A minimalist viewing tower and tourist attraction – i360 in Brighton by Marks Barfield Architects is set to change the city’s seafront culture
A 160 meters tall metal column is the main structural component of the i360 British Airways tower standing on the seafront opposite the skeleton of what’s left of Brighton’s West Pier. When completed in July the observation tower, designed by David Marks and Julia Barfield’s office, will offer spectacular views from the glass pod revolving around the column.
The observation tower will be in sharp contrast with the city’s shabby chic architecture, so handsome but also neglected in many places. David Marks says he was unaware of the history of the West Pier, before he discovered the site in 2005. Now the tower, sponsored by British Airways, is meant to generate income for the restoration of the Pier, which has been deteriorating for the past ten years. On the ground level the seafront promenade has already been given an injection of energy with new shops and cafes opening under the arches.
David Marks and Julia Barfield are world-known for high-tech concepts in urban design, most notably the London Eye. The husband-and-wife team find inspiration in technological innovation rather than dense theoretical concepts. Over the past weeks Marks and Barfield have been coming regularly down to Brighton to check the progress of their latest project, created together with French engineers who have made possible the architectural vision. Their son Ben, a recent architecture graduate, has also been brought to work on the project, and came down to Brighton with his parents.
Marks seems excited to see this project close to completion. Earlier over the phone he explained what a long road it has been, which at times looked like it wasn’t going to happen. “Funding took a long time” he says and explains the complex arrangements, first with a pension fund and then the local council saw the potential for urban regeneration. Marks Barfield also made an investment, as they had previously with the London Eye.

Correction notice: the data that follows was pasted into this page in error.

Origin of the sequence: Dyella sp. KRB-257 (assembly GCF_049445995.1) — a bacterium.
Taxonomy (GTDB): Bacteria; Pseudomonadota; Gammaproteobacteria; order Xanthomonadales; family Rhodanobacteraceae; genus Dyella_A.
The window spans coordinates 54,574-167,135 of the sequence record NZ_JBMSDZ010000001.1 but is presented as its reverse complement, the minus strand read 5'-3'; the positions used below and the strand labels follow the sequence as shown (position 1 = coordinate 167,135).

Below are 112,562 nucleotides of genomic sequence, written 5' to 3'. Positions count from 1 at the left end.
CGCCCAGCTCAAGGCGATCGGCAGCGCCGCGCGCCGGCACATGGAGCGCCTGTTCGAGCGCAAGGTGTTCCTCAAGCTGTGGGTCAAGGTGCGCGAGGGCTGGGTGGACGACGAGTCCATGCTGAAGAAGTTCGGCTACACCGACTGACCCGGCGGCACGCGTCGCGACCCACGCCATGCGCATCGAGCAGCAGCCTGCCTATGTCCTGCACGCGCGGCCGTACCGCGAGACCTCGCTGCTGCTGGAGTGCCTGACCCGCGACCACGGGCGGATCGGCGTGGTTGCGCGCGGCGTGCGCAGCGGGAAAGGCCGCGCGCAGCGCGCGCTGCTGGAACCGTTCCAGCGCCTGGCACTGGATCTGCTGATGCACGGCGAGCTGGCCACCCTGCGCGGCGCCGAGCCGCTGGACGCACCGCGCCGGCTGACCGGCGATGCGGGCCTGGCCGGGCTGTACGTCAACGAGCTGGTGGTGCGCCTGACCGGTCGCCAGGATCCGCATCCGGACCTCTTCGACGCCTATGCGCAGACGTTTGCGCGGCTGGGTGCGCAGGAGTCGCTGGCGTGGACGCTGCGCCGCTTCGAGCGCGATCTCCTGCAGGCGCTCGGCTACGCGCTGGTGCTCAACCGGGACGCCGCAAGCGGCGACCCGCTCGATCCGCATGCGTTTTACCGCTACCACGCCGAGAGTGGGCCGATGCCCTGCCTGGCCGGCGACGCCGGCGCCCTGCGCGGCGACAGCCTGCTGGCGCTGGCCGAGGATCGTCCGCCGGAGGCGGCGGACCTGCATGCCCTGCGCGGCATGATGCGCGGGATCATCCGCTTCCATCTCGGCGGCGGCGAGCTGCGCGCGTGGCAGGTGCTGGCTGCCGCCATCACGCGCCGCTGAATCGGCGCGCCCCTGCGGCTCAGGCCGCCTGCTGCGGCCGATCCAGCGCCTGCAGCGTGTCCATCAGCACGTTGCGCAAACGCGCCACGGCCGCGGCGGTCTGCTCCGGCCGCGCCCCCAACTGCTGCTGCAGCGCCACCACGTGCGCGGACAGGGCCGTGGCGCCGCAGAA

The i360 tower will be the slenderest structure of its kind ever built to such a height, and now it holds a spot in the Guinness Book of World Records. While the pod is on the ground level, the column is the only visible part. Barfield praises the expertise of their French engineering team and what can now be achieved with modern technology; so much more in comparison to when the London Eye was built, Barfield says. She is very pleased with the cabin design, which is made of thick double-glazed curved glass panels – and obviously will need to stand against all weather conditions on the seafront. The idea for a mirroring surface underneath the pod came from a sculpture by Anish Kapoor, Barfield explains.
The rotating tower is a feat of engineering, which takes a surprisingly small footprint on the ground and boasts low energy features. Disappointingly the wind turbine has been replaced by a plain spire on the top, “it would have caused too much vibration” Marks explains. The tower will be a new architectural icon for Brighton for sure, attracting visitors and tourism, and an apt symbol for a city known as a hub for the creative tech industries.